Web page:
Wednesday, January 11, 2006

Student to Soldier

Camel spiders got the most attention when former student and Iraqi veteran, Lieutenant Monroe Mann visited my classroom last week. A continuous play of three hundred photos taken during his Iraq tour showed on the screen at the front of the classroom. Three showed large spiders crawling inside his tent. Lieutenant Mann delivered prepared remarks while the photos changed every five seconds or so. When it was time for Q&A, the first questions were about spiders.

“They can run at about 15 mph - faster than a human, so you can’t get away from them,” Mann explained. When asked if they bite, he said they didn’t, but they were creepy-looking. Students all nodded agreement.

“When I was a student in this class fourteen years ago, the first Gulf War was going on. I had no idea that I’d be a soldier in the second Gulf War, but there I was.” A mutual friend had given me Monroe’s email address in Iraq last summer and I contacted him. His tour was ending in October and he agreed to come in and speak about his experiences as a military intelligence officer in northern Iraq, where his job included training the Iraqi army and gathering intelligence from captured terrorists.

Monroe started by explaining why he joined the military. He had finished college and was pursuing an acting career in New York City when he saw “Saving Private Ryan.” When Tom Hanks’s character said to Matt Damon’s character (Private Ryan), “Earn this. Earn it,” he realized that it was American soldiers who had given him the freedom to live the life he chose and he felt compelled to “earn it” - to do his part in this war we’re in now. He joined New York’s Army National Guard, went to basic training and officer candidate school, and then his unit was called to Iraq. “I had to put my life on hold for eighteen months, but it was worth it,” he said. “I served my country and I learned a lot while doing it.”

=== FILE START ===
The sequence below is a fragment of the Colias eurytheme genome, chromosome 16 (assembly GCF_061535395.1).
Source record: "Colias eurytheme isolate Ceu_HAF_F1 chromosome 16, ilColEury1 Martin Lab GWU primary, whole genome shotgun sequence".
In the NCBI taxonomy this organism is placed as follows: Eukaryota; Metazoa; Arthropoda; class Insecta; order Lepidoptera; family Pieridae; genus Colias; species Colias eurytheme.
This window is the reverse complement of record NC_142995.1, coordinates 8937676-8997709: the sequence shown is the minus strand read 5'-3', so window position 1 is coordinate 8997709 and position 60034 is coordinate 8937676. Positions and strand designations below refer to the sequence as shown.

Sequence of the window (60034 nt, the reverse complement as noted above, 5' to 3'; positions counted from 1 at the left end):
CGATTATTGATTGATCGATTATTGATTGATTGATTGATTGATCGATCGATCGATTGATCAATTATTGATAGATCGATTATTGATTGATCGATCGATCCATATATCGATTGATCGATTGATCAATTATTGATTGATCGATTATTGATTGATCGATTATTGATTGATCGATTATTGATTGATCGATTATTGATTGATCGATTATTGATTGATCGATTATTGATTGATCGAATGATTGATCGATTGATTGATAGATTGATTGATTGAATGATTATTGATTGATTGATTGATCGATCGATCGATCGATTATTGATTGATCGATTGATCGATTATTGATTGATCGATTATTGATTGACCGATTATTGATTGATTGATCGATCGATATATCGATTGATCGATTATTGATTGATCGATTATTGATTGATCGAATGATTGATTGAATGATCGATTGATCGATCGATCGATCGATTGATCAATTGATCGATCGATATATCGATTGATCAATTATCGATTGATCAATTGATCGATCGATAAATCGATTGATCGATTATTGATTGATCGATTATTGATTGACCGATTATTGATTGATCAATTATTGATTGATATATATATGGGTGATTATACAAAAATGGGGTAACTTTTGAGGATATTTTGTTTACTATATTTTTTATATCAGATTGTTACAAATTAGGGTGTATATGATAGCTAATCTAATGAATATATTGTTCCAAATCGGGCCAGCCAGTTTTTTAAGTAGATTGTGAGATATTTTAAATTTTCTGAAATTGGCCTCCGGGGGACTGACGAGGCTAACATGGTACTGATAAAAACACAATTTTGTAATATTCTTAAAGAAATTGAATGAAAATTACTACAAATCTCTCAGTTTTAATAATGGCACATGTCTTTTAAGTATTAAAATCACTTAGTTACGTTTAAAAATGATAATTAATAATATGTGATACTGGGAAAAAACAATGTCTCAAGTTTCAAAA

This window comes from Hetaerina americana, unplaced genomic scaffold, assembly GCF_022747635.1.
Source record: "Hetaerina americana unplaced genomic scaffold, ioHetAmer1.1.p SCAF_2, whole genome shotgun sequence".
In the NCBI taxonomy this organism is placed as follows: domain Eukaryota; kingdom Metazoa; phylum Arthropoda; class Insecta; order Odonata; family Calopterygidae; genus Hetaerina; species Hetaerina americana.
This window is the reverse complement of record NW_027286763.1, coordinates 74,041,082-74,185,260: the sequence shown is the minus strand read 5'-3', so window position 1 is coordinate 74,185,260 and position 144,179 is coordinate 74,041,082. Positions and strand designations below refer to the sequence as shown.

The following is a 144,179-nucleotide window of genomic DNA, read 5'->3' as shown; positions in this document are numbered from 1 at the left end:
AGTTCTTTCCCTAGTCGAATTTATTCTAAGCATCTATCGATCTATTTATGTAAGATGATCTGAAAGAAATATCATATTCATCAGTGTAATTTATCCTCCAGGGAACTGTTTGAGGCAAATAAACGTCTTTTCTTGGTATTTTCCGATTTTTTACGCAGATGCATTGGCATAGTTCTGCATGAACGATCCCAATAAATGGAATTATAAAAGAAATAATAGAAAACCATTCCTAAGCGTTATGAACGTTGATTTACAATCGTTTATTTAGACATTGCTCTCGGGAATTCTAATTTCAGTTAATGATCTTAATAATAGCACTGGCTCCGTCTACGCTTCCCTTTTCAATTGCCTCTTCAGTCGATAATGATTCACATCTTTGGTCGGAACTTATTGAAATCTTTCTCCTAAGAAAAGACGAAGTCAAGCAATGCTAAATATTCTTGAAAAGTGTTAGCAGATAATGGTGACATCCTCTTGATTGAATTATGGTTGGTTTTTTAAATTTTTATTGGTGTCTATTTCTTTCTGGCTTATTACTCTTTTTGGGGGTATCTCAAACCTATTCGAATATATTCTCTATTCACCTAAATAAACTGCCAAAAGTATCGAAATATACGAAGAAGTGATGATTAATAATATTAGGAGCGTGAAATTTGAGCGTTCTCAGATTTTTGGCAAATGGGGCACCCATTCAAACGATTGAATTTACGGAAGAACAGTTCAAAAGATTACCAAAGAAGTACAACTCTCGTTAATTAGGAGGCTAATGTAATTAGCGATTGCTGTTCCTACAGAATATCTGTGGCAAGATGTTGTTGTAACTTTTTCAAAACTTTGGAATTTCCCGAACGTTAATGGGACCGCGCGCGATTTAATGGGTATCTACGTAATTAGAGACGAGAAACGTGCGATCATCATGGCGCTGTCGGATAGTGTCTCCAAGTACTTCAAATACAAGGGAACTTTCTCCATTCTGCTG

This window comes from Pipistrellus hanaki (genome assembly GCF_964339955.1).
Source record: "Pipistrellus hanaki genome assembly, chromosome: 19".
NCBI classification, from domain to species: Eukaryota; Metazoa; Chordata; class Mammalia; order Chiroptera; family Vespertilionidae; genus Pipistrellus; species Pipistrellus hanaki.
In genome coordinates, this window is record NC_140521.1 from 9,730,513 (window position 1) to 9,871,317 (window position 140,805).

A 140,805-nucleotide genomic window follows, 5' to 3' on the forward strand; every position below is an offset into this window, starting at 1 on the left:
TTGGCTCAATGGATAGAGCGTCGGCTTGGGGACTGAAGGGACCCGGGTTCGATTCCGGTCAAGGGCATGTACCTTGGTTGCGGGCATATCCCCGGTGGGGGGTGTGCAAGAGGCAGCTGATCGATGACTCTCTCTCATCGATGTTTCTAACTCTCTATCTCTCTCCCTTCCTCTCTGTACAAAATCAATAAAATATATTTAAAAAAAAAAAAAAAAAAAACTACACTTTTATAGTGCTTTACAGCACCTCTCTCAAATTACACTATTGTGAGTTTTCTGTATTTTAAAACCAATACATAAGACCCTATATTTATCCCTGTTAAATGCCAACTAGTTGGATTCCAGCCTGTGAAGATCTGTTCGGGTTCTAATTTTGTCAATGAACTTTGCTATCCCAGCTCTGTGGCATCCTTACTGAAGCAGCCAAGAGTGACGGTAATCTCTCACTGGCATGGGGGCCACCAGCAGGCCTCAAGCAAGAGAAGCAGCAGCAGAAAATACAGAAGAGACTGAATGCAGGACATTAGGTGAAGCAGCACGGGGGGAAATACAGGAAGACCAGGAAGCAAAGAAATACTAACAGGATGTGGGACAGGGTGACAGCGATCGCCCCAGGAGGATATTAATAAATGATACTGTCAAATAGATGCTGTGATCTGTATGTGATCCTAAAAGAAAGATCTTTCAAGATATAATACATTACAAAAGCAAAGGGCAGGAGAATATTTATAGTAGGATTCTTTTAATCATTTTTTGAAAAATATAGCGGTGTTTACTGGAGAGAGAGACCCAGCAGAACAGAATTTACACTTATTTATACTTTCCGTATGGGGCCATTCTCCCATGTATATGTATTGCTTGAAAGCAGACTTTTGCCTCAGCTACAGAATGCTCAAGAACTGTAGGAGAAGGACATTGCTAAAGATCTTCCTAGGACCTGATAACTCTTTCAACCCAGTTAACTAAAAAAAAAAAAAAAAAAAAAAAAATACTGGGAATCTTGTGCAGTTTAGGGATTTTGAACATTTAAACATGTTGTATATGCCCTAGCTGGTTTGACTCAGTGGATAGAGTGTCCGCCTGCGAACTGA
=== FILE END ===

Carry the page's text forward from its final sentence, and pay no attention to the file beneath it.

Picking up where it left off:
Pictures of Mann holding various kinds of weapons showed on the screen as talked. Students asked if he ever shot at anyone. “No, not personally,” he said. “When we were riding in our Humvee, my men would have to fire at some bad guys sometimes, but I never did myself.” When asked if any of his friends were killed, he told them about an Iraqi friend he worked with named Muhammed. “One day, I came in asking where Muhammed was, and they told me he had been burned to death,” Mann said. “Not a good way to die.”

“Most of our causalities there are from IEDs,” he explained, “Improvised Explosive Devices.” He described how terrorists take mortar rounds and wire them up to explode when American vehicles are going by. “There are car bombs, which we call VBIEDs or ‘Vehicle Borne Improvised Explosive Devices,” and there are SIEDs or Suicide IEDs, etc. We get shot at, but we don’t often get to shoot back, at least not where I served most of the time.

Students asked about pictures of men wearing blindfolds. Mann said they were captured terrorists he interrogated. Then he explained that 90% of those terrorists were not Iraqis, but were from Syria, Saudi Arabia, Jordan and other countries in the Middle East. Most students were surprised. Several asked if the Iraqi people want us in their country. “Definitely,” said Mann. “About 300-400 Iraqis told me they were very grateful for what we were doing. Only two said they were not. I’d say about 90% don’t want us to leave until they’re ready to take over against the terrorists.”

Many students indicated they were surprised by his description of what it was like in Iraq - that what they saw on television
led them to believe that things were going badly for us. It was Mann’s assessment that reports by the media were not fabrications, but they were not showing the whole picture. They tended not to show good things that were happening there as a result of the American effort.

Lt. Mann ended on a lighter note. He taught students a few words from some of the languages spoken where he was. In Iraqi, “Shaku Maku” means, “How are you?” or “What’s up?” In Kurdish, “Choni” means “How are you?” and “Bashi” means

“Good.” He spent a lot of time with Kurds in northern Iraq.

Since he’s been back in the states, Monroe has reopened his business school for artists in Manhattan ( and is promoting his new book, “Battle Cries for the Underdog” which he wrote in Iraq.

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